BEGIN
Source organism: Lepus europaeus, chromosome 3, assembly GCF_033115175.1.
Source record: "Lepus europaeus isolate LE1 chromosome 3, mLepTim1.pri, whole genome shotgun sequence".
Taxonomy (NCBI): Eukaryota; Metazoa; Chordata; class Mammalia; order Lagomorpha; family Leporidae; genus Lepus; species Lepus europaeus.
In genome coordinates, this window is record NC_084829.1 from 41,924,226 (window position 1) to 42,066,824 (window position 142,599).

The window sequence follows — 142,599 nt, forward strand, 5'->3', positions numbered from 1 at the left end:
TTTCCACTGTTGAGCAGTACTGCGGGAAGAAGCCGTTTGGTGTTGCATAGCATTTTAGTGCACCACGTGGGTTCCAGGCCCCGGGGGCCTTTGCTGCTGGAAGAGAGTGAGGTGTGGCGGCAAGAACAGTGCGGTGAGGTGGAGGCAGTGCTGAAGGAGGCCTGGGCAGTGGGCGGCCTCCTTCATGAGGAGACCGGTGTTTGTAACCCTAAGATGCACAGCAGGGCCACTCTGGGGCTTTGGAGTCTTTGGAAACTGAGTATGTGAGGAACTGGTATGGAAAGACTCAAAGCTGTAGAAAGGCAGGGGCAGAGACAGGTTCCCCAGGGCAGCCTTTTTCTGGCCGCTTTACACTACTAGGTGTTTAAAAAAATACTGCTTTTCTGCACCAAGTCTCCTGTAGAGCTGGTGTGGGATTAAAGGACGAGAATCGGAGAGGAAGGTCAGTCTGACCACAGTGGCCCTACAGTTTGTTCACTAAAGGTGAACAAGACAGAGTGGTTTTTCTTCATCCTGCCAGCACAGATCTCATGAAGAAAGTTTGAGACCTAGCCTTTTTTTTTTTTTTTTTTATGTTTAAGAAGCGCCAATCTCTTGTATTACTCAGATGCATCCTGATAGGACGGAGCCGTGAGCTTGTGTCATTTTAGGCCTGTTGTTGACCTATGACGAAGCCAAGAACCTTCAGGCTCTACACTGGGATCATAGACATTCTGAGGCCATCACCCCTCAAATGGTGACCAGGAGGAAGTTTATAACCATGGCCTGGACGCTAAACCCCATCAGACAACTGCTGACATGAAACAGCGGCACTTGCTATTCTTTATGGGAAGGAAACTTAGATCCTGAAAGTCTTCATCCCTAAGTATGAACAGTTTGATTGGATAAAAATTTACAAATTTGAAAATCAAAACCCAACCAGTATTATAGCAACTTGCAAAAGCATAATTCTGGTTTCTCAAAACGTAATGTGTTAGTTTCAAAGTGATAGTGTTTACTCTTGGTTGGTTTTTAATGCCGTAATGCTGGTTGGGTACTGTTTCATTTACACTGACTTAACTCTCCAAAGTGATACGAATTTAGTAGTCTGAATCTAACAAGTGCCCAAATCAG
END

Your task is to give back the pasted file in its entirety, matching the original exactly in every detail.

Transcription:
Source organism: Lepus europaeus, chromosome 3, assembly GCF_033115175.1.
Source record: "Lepus europaeus isolate LE1 chromosome 3, mLepTim1.pri, whole genome shotgun sequence".
Taxonomy (NCBI): Eukaryota; Metazoa; Chordata; class Mammalia; order Lagomorpha; family Leporidae; genus Lepus; species Lepus europaeus.
In genome coordinates, this window is record NC_084829.1 from 41,924,226 (window position 1) to 42,066,824 (window position 142,599).

The window sequence follows — 142,599 nt, forward strand, 5'->3', positions numbered from 1 at the left end:
TTTCCACTGTTGAGCAGTACTGCGGGAAGAAGCCGTTTGGTGTTGCATAGCATTTTAGTGCACCACGTGGGTTCCAGGCCCCGGGGGCCTTTGCTGCTGGAAGAGAGTGAGGTGTGGCGGCAAGAACAGTGCGGTGAGGTGGAGGCAGTGCTGAAGGAGGCCTGGGCAGTGGGCGGCCTCCTTCATGAGGAGACCGGTGTTTGTAACCCTAAGATGCACAGCAGGGCCACTCTGGGGCTTTGGAGTCTTTGGAAACTGAGTATGTGAGGAACTGGTATGGAAAGACTCAAAGCTGTAGAAAGGCAGGGGCAGAGACAGGTTCCCCAGGGCAGCCTTTTTCTGGCCGCTTTACACTACTAGGTGTTTAAAAAAATACTGCTTTTCTGCACCAAGTCTCCTGTAGAGCTGGTGTGGGATTAAAGGACGAGAATCGGAGAGGAAGGTCAGTCTGACCACAGTGGCCCTACAGTTTGTTCACTAAAGGTGAACAAGACAGAGTGGTTTTTCTTCATCCTGCCAGCACAGATCTCATGAAGAAAGTTTGAGACCTAGCCTTTTTTTTTTTTTTTTTTATGTTTAAGAAGCGCCAATCTCTTGTATTACTCAGATGCATCCTGATAGGACGGAGCCGTGAGCTTGTGTCATTTTAGGCCTGTTGTTGACCTATGACGAAGCCAAGAACCTTCAGGCTCTACACTGGGATCATAGACATTCTGAGGCCATCACCCCTCAAATGGTGACCAGGAGGAAGTTTATAACCATGGCCTGGACGCTAAACCCCATCAGACAACTGCTGACATGAAACAGCGGCACTTGCTATTCTTTATGGGAAGGAAACTTAGATCCTGAAAGTCTTCATCCCTAAGTATGAACAGTTTGATTGGATAAAAATTTACAAATTTGAAAATCAAAACCCAACCAGTATTATAGCAACTTGCAAAAGCATAATTCTGGTTTCTCAAAACGTAATGTGTTAGTTTCAAAGTGATAGTGTTTACTCTTGGTTGGTTTTTAATGCCGTAATGCTGGTTGGGTACTGTTTCATTTACACTGACTTAACTCTCCAAAGTGATACGAATTTAGTAGTCTGAATCTAACAAGTGCCCAAATCAG